Maldives. At the beginning of the year, President Abdulla Yamin’s grip on power seemed to be tightening. Admittedly, in February, the Supreme Court (HD) rejected the judgments against former President Mohamed Nashid, former Vice President Ahmed Ahib Abdul Ghafur and eight other opposition politicians. According to the court, the trials had violated the constitution and international law. At the same time, HD declared that the twelve politicians who lost their parliamentary seats when they left Yamin’s party and went to the opposition would regain their seats. This would mean a majority in the parliament for the opposition. Nashid went into exile and received political asylum in the UK since he was sentenced in 2015 to 13 years in prison for terrorist offenses. Among those released through the decision in HD were also Ahmed Adib, who was convicted of attempted murder at Yamin 2015.
However, the government did not give up without a fight. First the national police chief was fired after he said that the imprisoned politicians would be released. Thereafter, the parliamentary meetings were postponed indefinitely. Apparently, Yamin did not dare risk the opposition to dismiss him. One week after HD’s verdict, the courthouse was stormed and Chief Judge Abdulla Said and another high ranking judge arrested by security forces. The day after, the three remaining judges revoked the decision to annul the lawsuits and a week later the decision to reinstate the twelve MPs was withdrawn.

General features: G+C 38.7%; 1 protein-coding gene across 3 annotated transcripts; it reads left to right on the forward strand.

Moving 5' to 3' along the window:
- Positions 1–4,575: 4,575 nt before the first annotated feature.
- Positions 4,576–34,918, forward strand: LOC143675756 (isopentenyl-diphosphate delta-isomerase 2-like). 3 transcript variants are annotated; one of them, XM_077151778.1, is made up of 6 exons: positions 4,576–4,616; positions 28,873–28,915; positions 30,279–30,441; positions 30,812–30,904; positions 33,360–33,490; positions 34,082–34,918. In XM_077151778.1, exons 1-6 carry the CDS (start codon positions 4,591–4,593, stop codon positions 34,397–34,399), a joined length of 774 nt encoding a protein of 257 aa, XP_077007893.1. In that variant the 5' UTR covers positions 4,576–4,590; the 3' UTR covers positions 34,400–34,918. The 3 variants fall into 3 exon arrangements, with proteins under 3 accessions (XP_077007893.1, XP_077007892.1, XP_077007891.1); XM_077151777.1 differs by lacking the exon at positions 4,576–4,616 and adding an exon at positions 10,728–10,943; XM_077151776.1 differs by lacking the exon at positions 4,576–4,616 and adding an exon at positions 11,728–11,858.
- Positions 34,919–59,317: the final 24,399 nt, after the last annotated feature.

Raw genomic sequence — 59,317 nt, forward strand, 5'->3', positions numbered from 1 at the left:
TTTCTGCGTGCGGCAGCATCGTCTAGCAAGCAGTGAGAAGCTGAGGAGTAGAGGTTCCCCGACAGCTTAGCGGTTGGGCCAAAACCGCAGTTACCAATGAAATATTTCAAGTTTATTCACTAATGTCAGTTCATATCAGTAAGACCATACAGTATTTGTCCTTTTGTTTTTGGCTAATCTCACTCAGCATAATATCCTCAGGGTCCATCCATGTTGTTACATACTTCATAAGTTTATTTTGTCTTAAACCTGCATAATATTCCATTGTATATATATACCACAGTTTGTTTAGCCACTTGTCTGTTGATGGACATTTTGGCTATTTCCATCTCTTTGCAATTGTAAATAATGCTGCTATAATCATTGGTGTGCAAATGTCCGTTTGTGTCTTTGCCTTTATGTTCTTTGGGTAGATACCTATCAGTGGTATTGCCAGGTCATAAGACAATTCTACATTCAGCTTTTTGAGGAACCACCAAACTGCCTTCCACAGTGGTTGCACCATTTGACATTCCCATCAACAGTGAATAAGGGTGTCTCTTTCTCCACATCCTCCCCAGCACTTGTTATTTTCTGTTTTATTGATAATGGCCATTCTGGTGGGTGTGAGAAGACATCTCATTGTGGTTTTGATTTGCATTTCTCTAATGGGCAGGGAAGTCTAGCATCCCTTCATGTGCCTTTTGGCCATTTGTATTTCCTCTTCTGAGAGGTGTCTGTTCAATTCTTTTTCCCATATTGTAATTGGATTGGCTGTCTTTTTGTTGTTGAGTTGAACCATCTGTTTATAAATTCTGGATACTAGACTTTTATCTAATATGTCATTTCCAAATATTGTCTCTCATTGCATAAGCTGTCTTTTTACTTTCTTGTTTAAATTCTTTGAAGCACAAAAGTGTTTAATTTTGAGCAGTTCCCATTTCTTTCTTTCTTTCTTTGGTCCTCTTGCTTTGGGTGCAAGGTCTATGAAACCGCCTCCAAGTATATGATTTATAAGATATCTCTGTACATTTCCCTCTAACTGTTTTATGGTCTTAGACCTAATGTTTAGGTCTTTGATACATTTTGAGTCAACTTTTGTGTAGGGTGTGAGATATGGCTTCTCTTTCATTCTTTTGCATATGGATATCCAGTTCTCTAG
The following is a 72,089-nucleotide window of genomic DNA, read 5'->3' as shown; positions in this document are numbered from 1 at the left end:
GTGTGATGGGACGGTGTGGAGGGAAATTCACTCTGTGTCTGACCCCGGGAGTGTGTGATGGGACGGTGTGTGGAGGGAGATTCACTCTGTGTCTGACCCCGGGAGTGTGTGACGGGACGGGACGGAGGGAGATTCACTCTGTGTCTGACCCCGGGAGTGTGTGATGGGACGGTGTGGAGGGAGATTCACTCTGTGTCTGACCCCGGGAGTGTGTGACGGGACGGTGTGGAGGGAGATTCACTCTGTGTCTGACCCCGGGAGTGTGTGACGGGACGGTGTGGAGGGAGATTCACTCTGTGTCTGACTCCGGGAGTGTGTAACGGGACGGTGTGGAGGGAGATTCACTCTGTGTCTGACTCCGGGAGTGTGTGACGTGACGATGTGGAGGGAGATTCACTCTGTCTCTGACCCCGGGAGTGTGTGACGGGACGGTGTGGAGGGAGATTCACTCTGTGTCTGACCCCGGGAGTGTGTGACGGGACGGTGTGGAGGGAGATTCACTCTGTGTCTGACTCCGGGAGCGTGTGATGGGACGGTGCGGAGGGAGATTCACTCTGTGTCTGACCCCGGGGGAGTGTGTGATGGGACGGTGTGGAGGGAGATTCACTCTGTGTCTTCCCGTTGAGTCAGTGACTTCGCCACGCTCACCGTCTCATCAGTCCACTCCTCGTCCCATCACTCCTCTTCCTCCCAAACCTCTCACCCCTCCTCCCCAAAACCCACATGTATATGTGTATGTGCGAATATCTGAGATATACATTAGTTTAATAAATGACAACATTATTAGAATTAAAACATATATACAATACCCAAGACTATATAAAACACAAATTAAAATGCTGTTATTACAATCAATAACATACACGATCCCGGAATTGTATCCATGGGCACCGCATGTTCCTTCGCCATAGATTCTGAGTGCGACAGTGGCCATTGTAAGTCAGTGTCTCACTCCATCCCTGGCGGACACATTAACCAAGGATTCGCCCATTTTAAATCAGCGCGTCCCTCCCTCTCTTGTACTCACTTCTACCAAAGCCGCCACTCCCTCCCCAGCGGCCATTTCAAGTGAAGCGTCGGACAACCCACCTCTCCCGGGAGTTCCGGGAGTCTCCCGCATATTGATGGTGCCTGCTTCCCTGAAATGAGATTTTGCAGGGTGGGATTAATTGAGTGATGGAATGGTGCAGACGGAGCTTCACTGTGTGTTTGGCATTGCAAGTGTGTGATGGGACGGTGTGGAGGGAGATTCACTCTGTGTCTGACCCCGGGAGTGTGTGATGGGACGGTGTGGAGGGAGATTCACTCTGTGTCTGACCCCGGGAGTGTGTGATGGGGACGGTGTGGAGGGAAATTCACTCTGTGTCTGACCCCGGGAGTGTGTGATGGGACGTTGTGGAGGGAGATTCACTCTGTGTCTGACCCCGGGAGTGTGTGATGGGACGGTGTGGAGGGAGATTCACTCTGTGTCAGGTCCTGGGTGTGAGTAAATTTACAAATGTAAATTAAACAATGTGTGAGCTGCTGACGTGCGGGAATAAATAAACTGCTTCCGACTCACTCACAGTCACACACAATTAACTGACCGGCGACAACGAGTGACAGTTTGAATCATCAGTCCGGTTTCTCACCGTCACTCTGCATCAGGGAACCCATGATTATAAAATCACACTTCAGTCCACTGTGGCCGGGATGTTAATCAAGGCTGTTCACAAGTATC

According to Countryaah.com, Male is the capital city of Maldives, a country located in Southern Asia. President Yamin introduced a 15-day emergency permit (which was later extended) in February and Maumun Abdul Gayum, who was president from 1978-2008, was arrested. Gayum is half brother to Yamin but had chosen to stand on the opposition’s side. In March, Gayum was indicted, two judges at the Supreme Court and several government officials for terrorism and coup attempts. In June, Gayum was sentenced to 19 months in prison for attempting to prevent the investigation into an alleged conspiracy against President Yamin.
Earlier in June, Yamin had announced presidential elections until September. Nashid expressed his ambition to stand but his candidacy was rejected by the Election Commission. Instead, large parts of the opposition launched Ibrahim Muhamed Solih as their joint candidate. Despite the regime’s repressive measures against the opposition and the media, Solih won a clear victory in the elections. The victory margin – 58.3% of the vote against 41.7% for Yamin – was the largest since the introduction of democracy in 2008.
Yamin first said he accepted the loss, but in October appealed the election results to the Supreme Court, claiming that there were cheats with the ballots. However, HD approved the election and Solih could be sworn in as president in November. By that time, Gayum had been released and his sentence against him was revoked. HD had also withdrawn the arrest warrant against Mohamed Nashid and the president could thus return to the Maldives.